• 7. A serious injury to the cervical spine • 9. When assessing a patient with altered LOC, and spinal cord most likely will result in you feel his state of awareness/arousal is best the following condition: described as “Obtunded”, this means:a) Hemiplegia a) Very drowsy, when not stimulated, but canb) Quadraplegia follow simple commands when stimulated (i.e.c) Paraplegia shaking or shouting); verbal responses include one or two words, but will drift back to sleepd) Contralateral paralysis without stimulation.• 8. Any suspected head, neck or spine b) A state of drowsiness; client needs increased injured victim should immediately be external stimuli to be awakened but, remains given spinal immobilization precautions, easily arousable; verbal, mental & motor except: responses are slow or sluggish.a) When the victim complains of pain only c) Awakens only to vigorous and continuous upon turning his head to one side. noxious (painful) stimulation; minimalb) When the victim refuses to allow spinal spontaneous movement; motor responses to immobilization even after listening pain are appropriate but, verbal responses are carefully to multiple attempts to explain minimal and incomprehensible (i.e. moaning). the dangers and risk involved. d) Vigorous external stimulation fails to producec) When the victim is intoxicated on alcohol any verbal response; both arousal and and cannot speak clearly. awareness are lacking; no spontaneousd) When the victim was never unconscious movements but, motor responses to noxious and denies any pain. stimuli maybe be purposeful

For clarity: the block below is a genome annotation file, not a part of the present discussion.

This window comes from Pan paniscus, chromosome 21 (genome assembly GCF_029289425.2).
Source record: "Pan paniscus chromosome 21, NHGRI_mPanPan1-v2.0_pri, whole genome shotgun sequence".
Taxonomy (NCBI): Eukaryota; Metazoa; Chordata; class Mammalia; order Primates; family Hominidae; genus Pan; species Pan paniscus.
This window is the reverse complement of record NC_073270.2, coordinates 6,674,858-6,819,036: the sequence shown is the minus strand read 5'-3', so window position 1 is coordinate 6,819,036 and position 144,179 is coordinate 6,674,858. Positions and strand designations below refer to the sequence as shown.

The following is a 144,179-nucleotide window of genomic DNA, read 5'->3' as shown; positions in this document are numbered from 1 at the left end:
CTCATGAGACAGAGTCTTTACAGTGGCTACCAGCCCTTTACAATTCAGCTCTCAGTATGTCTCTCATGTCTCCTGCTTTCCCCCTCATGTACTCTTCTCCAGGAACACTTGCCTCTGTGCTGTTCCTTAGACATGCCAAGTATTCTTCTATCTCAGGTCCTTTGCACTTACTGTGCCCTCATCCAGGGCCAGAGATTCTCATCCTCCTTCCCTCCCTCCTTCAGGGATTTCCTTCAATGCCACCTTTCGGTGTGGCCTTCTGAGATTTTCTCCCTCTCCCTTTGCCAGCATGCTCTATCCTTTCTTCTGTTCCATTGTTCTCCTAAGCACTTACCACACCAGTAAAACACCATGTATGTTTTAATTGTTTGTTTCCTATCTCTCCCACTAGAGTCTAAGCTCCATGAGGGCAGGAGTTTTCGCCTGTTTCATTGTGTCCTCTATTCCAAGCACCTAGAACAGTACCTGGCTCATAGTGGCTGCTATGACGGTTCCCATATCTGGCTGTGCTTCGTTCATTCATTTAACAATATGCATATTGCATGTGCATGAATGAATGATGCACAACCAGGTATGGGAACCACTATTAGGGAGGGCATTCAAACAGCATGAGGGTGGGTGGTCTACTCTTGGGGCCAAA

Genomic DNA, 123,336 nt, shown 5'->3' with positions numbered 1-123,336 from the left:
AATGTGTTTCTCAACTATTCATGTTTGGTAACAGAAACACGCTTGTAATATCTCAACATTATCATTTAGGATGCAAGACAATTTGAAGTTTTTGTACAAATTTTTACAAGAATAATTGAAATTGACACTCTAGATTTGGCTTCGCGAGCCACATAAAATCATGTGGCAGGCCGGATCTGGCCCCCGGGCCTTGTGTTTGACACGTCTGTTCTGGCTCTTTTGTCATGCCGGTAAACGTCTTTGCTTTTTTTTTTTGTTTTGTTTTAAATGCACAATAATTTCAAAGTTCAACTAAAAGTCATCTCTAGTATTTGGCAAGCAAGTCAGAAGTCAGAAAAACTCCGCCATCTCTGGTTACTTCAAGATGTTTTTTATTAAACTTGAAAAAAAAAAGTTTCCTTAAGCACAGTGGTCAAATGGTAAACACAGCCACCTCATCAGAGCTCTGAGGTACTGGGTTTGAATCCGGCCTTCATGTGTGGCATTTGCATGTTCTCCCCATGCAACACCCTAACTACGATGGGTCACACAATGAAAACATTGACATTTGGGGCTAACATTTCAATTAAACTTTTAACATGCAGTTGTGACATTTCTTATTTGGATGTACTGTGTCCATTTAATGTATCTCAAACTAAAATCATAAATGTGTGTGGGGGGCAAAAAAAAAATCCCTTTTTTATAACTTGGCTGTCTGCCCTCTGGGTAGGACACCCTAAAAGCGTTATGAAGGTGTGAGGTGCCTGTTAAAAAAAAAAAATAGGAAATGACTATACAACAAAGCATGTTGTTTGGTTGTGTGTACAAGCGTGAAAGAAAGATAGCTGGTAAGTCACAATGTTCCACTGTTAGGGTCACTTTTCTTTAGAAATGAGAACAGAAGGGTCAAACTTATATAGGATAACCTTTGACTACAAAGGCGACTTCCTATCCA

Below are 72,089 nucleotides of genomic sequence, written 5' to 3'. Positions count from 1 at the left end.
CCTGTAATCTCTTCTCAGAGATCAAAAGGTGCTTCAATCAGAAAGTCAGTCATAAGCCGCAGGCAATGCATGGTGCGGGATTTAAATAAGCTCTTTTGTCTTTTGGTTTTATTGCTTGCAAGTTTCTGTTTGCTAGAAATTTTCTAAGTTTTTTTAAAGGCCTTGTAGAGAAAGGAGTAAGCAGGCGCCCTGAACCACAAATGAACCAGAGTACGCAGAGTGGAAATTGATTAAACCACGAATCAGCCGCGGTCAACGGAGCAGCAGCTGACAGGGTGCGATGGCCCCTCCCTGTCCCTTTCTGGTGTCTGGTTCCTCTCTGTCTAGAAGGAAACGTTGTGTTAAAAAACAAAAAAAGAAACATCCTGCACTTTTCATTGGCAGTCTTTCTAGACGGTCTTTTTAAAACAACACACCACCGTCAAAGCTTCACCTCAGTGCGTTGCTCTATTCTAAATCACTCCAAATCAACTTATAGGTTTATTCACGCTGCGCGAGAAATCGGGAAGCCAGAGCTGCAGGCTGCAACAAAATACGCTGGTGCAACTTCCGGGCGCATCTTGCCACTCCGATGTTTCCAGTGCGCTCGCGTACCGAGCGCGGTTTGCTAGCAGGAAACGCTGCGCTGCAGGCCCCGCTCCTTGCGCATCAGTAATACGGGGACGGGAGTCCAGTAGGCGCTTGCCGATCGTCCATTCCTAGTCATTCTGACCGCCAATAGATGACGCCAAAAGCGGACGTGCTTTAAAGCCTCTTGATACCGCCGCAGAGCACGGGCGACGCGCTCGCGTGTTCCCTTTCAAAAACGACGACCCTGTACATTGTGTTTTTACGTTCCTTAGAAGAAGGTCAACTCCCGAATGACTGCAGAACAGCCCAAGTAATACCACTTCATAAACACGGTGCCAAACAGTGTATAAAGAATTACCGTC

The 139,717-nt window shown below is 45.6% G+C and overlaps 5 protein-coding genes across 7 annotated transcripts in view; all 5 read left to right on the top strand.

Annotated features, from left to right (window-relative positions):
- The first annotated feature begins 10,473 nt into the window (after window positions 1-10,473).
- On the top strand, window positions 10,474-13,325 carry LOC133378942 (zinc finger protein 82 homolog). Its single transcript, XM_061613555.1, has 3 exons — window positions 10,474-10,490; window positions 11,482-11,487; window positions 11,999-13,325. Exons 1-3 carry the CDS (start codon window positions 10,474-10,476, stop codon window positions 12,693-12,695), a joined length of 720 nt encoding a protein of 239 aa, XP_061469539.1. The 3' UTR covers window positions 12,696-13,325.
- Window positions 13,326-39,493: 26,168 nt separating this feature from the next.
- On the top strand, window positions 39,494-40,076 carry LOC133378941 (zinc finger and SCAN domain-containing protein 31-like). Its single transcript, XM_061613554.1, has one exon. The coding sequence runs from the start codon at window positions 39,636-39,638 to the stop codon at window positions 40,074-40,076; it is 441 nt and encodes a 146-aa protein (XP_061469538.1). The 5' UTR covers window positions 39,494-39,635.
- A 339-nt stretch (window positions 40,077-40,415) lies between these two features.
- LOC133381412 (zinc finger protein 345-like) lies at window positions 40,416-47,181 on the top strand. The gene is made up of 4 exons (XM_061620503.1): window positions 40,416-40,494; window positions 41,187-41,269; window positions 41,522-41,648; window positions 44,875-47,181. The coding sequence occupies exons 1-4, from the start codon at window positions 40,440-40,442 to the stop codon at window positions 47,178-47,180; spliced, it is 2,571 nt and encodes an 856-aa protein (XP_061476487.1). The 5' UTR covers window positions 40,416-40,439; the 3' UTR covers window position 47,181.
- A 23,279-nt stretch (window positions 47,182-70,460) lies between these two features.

• 10. The Glasgow Coma scale tests for • 13. A constricted “pin point” pupil indicates: three kinds of responses, they are: (best answer)a) Eye Opening a) Brain Stem herniationb) Motor Response b) Cardiac Arrestc) Verbal Response c) Cerebral Infarction of the parietal lobed) Auditory Response d) Cerebral Infarction of the occipital lobe• 11. The best and worst possible score on e) A wide variety of conditions, some being the GCS is: extremely life threatening.a) 15 and 0 • 14. What Cranial nerve(s) controls theb) 13 and 3 movement of the eyes down and in?c) 15 and 3 a) CN VI Abducensd) 18 and 5 b) CN III Oculomotor• 12. When assessing pupillary response, c) CN IV Trochlear you are looking for the following d) CN II Optic conditions except: • 15. The Motor strength scale goes from 0/5 toa) Coordinated eye movement and bilateral 5/5, 0 being no strength at all and 5 being blinking. normal strength. A person with a motor strengthb) Reactivity to and accommodation to light. of 4/5 would be:c) Symmetry of pupils and accommodation a) overcomes gravity; offers no resistance to light. b) strong against resistanced) Abnormal pupil shape. c) weak against resistance d) no muscle movement
• 16. Match the following postures with its definition: • Answers• Decerebrate_____________ • 1 e• Decorticate______________ • 2 True • 3 da) Abnormal flexion: rigidly flexed arms and • 4 True wrists; fisted hands; occurs in upper • 5 d brainstem • 6 cb) Abnormal extension: rigidly, rotated inward, extended arms with flexed wrists • 7 b and fisted hands; occurs in midbrain or • 8 b pons. • 9 a• 17. The Babinski reflex is the initial • 10 d inflection (extension) of great toe in • 11 c response stroking of the sole of the foot, select the correct answer: • 12 aa) An upgoing great toe is abnormal. • 13 eb) An upgoing great toe is normal. • 14 cc) An upgoing great toe is abnornal in • 15 c adults. • 16 Decer = b. Decor = ad) An upgoing great toe is normal in infants. • 17 c&d